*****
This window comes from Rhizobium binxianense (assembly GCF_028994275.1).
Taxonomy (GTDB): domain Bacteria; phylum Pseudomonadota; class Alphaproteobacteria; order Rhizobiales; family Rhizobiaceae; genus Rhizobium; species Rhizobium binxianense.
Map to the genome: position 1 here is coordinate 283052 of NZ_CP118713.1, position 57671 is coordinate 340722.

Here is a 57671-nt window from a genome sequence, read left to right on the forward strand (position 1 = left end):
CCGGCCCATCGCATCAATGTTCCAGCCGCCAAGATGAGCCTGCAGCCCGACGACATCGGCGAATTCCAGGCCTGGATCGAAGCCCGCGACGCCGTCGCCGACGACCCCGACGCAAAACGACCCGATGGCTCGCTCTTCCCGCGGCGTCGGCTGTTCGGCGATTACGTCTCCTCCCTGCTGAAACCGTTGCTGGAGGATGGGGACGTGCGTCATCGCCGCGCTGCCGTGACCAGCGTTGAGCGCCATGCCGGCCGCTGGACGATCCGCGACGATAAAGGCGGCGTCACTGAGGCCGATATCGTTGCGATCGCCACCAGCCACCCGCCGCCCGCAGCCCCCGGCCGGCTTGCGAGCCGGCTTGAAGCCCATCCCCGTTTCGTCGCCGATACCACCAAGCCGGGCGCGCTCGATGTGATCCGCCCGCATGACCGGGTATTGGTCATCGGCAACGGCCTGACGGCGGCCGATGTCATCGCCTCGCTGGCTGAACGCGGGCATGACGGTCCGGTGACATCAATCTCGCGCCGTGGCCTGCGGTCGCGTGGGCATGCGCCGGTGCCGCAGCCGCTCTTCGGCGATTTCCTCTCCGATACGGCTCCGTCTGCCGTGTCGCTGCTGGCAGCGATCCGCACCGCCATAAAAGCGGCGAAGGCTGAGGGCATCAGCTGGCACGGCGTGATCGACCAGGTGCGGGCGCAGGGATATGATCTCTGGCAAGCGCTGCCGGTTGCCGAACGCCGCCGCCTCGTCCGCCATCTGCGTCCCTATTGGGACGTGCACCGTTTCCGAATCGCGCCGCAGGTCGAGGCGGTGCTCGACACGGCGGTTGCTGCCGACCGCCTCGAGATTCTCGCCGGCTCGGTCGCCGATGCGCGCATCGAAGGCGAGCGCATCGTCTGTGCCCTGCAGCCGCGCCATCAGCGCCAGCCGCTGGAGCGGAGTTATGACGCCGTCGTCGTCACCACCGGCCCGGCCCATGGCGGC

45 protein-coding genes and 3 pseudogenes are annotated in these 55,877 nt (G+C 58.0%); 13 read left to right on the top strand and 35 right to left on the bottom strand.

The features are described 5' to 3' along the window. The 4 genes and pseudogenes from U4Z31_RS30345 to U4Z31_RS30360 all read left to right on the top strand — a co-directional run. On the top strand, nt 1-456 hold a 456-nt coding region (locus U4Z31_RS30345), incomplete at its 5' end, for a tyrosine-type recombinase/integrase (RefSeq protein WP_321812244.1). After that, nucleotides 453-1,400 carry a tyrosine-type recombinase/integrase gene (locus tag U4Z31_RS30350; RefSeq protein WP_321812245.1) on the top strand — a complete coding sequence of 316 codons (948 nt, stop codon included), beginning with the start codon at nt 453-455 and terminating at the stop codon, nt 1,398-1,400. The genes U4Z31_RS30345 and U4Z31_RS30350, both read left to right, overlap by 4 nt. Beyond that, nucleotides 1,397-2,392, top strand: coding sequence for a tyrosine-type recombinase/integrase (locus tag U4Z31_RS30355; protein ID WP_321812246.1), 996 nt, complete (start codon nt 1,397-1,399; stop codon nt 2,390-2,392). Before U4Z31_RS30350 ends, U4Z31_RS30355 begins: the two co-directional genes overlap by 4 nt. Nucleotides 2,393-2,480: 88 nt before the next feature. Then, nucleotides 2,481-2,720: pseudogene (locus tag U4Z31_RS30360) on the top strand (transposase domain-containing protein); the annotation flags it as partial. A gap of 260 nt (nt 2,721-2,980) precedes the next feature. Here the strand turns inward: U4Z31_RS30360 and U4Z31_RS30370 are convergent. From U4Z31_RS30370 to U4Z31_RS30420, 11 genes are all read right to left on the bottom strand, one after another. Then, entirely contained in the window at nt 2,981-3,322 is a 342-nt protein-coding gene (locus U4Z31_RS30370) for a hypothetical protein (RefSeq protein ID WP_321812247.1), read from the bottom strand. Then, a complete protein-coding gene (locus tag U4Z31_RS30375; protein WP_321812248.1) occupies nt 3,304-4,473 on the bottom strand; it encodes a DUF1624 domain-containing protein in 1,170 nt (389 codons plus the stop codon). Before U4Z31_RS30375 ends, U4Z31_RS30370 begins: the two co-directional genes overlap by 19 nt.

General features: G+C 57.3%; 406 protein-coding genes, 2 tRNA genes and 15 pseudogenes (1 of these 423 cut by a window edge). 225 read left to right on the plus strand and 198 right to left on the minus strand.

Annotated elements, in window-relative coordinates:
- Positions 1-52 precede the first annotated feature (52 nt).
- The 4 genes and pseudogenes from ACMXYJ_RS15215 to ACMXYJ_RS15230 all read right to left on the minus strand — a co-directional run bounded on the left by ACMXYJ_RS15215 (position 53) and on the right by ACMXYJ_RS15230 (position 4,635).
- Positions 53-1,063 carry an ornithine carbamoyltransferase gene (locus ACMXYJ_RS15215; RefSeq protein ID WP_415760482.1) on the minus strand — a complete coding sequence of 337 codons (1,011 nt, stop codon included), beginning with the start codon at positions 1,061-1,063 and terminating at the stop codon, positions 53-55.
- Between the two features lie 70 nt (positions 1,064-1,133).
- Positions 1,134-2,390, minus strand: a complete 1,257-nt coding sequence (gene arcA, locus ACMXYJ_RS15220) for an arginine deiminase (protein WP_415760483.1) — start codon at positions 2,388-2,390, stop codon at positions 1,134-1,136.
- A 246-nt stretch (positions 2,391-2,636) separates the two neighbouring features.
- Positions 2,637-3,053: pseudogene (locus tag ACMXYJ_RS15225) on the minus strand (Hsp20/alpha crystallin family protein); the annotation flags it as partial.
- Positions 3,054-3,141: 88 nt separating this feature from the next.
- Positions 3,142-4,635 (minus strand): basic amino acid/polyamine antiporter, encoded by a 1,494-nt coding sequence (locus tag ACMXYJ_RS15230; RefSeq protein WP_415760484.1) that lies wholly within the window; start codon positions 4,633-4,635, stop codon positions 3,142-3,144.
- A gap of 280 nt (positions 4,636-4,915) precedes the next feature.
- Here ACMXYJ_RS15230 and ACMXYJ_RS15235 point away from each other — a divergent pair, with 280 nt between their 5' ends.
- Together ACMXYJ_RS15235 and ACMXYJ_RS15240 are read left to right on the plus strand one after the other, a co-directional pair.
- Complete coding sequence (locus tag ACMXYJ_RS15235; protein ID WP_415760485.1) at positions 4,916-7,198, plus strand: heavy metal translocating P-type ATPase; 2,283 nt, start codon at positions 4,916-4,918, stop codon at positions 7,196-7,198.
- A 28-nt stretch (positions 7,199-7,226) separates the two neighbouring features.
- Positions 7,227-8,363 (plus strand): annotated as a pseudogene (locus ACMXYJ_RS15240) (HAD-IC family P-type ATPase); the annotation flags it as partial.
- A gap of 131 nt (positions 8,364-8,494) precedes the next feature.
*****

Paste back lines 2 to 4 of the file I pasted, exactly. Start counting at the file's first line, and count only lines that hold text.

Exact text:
Taxonomy (GTDB): domain Bacteria; phylum Pseudomonadota; class Alphaproteobacteria; order Rhizobiales; family Rhizobiaceae; genus Rhizobium; species Rhizobium binxianense.
Map to the genome: position 1 here is coordinate 283052 of NZ_CP118713.1, position 57671 is coordinate 340722.

Here is a 57671-nt window from a genome sequence, read left to right on the forward strand (position 1 = left end):